A mitigated sewing disaster

Warning: this whole post is all about sewing.

When I started this blog I thought it would feature a lot of sewing, but then it didn’t, so now when I sneak in a sewing topic I fear I’ll alienate my non-sewing readers. (Go away, non-sewing readers! You’re not welcome here. WAIT, come back, I miss you!)

As a belated birthday present, yesterday my sister Mary watched all five of my kids at her house all afternoon. (AND she cooked us dinner. THANK YOU MARY!!!)

With my precious free time, first I taught myself about some features of my Pattern Master software that I hadn’t really understood how to use. I wanted to make a top out of some great Amy Butler fabric I got on clearance last week, and needed to adjust some of the measurements I’d used when I made my red ruffled blouse.

This is the Photoshop of my design. (In the original photo I was wearing my red ruffled shirt, so those flesh-colored blobs on my arms are to cover the ruffles.) At first I was thinking of making a yoked top with a loose-fitting bodice, but decided that would be a little frumpy, so I settled on a slightly more fitted empire waist with shoulder princess seams.

By late evening I had printed my pattern, glued it together, cut it out, ironed my fabric, cut out the pieces, marked them, and sewn the neckline and bodice.  I tried it on.  Oh, no.  What was this? The empire waistline was hitting me about mid-bust, with the curve of the princess seams several inches above that.

I went back to the Pattern Master program and scrutinized all my settings. Sure enough, somehow the bust height measurement had gotten changed to 4 inches higher than my actual bust line.

Disaster! Ruination! Precious sewing hours down the drain!

I couldn’t bring myself to give up, because I liked the fabric so much and had made so much progress. Last night I took apart the princess seams and straightened them out as much as I could, then today I trimmed another 1.5″ from the bodice to make it a yoke, and gathered what would have been the waist darts on the skirt when I sewed it to the top.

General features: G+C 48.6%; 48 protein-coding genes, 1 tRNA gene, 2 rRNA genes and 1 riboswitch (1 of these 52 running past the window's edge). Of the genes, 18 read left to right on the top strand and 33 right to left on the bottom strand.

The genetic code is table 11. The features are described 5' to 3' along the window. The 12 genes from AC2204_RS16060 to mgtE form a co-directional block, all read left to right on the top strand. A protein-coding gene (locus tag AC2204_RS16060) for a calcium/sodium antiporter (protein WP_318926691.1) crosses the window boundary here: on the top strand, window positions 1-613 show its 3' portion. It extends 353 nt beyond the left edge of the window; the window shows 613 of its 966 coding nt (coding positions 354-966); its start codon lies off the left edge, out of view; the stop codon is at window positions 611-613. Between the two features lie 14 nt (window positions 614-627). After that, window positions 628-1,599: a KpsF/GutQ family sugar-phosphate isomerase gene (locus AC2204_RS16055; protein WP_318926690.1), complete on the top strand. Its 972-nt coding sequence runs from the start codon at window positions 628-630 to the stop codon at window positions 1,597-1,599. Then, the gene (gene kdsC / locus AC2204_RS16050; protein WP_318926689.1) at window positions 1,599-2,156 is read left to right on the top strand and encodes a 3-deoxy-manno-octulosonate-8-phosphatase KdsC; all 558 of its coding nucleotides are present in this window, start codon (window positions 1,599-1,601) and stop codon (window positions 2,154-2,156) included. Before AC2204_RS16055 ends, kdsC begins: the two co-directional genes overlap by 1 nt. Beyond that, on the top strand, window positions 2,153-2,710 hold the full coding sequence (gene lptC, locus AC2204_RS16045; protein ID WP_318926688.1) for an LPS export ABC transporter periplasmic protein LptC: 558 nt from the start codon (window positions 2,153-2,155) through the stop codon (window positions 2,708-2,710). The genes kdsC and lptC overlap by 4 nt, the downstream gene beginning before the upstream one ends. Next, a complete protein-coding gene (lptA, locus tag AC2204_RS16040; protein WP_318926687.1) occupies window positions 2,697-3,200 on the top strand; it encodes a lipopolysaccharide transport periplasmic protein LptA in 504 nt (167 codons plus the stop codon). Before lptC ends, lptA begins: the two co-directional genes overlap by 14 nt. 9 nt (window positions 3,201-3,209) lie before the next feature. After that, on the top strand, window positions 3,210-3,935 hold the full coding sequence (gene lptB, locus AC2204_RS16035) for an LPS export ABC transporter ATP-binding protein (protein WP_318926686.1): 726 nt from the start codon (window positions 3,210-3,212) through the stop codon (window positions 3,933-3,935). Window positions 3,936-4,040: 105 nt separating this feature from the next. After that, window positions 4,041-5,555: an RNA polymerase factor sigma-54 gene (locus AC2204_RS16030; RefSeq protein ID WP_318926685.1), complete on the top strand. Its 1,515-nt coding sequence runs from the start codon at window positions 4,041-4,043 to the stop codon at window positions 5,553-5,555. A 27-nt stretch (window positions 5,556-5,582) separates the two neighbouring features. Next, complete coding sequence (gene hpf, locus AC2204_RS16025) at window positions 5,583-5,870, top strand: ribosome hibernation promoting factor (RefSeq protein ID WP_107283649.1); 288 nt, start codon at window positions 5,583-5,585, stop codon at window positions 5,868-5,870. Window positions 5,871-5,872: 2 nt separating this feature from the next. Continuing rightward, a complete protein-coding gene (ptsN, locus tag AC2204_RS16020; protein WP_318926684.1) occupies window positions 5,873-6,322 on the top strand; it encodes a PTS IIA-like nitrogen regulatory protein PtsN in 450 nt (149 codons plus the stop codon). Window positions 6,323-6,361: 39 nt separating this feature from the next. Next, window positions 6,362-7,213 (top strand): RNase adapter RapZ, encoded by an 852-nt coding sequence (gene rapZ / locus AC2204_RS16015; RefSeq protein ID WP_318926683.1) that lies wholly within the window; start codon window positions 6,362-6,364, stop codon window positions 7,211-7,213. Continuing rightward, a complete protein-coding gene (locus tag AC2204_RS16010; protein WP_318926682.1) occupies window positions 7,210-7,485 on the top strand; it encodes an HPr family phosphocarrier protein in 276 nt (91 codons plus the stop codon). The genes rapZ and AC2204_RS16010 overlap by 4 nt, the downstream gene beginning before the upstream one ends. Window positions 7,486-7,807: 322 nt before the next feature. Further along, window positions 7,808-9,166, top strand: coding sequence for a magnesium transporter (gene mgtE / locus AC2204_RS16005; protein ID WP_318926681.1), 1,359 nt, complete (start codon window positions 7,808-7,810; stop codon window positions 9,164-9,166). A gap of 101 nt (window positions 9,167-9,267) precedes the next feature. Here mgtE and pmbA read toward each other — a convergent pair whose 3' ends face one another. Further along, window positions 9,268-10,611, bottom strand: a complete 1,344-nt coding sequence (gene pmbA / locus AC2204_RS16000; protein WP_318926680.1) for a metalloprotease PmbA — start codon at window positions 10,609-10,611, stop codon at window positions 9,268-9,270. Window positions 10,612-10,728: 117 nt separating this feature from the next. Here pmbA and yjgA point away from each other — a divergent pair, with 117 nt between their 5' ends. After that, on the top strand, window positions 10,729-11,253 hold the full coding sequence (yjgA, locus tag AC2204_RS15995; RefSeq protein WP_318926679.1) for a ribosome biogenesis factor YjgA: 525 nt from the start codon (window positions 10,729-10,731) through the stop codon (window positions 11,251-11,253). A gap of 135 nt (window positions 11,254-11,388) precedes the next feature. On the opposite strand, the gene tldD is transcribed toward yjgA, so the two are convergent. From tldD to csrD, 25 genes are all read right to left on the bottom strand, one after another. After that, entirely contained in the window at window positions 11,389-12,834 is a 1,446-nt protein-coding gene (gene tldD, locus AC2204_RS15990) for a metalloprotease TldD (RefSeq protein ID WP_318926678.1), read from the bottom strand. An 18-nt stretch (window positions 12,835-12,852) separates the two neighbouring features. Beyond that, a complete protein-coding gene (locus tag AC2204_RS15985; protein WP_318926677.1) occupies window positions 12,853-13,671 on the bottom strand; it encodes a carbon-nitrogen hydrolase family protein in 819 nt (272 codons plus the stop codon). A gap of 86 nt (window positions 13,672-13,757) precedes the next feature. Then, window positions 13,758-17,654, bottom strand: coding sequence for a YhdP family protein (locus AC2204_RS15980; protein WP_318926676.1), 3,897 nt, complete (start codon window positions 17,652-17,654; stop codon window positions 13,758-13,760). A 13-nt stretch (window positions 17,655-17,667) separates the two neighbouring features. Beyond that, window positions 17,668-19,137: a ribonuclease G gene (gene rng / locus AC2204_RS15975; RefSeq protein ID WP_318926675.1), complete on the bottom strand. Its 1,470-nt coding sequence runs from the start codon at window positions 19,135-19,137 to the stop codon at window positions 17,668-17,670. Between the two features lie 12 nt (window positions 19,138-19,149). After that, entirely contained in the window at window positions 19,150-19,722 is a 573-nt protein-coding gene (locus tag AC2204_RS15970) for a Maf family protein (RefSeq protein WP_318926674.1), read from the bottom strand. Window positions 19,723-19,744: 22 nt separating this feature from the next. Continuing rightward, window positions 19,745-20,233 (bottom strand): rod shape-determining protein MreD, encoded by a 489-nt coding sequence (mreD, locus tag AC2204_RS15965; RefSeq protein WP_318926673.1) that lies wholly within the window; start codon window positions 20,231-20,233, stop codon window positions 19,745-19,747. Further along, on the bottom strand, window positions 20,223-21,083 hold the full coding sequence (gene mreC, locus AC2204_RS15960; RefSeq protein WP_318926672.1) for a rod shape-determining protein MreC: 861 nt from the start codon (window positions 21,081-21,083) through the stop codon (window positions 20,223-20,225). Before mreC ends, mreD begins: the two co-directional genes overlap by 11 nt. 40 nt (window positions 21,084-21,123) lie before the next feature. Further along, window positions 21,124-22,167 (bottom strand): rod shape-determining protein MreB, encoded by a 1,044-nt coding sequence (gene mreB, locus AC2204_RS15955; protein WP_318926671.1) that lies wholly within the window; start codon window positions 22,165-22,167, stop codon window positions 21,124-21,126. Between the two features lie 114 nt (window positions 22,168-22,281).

Today while it was in progress I showed it to Mabel and she said it looked like a shirt cut off with a nursing apron attached. Yup.  But after it was sewn she said it looked better.  And now I’m actually pretty happy with it. It’s very comfortable. I might even dare to wear it in public. (I’m about to post photos of it on a public blog, but that’s completely different).

I think it looks better in person than in these photos. (Today I apparently have the patience to refashion a ruined top, but not the patience to wait for good light to get good photos–let alone to put bunnies in the photos.)

In the end it was a good experience.  It got me into my sewing room, the fabric was a pleasure to work with–and next time I’ll know to double-check the bust height measurement.

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6 Responses to A mitigated sewing disaster

  1. Elizabeth says:

    I think it’s cute .

  2. the MomB says:

    Guess what? I like it! It turned out good!

  3. Mrs Organic says:

    I love that fabric and it looks great with your capris.

  4. grandma weight says:

    I spend alot of money years ago on a book that is suppose to help you alter patterns–I never really did understand it. I think it’s way cool that they have computerized versions now. And I think the blouse is darling! and the fabric is an awesome print!

    • zstitches says:

      Yes, it is so cool that such a thing exists. I have had a fair amount of grief with this program–earlier versions were buggy, it takes some effort to learn the program, and I’ve also had plenty of mess-ups from operator error–but I’m still always glad I have it. I actually remember fantasizing about such a thing a few years before this program came out, so when it became a reality, I had to have it.

      I also have a couple of fitting books (fortunately mine weren’t very expensive) but I’ve always been more interested in the actual sewing process than in pattern design. Still, the more open I am to understanding design, the better I am at using the software. In fact, the program includes a pattern editing/drafting program I haven’t even learned to use (I tend to use paper and pencil instead) but I do intend to learn to use and I think it will be a great tool.

  5. Jen says:

    I really like the fabric, too, and I think the shirt turned out very lovely.

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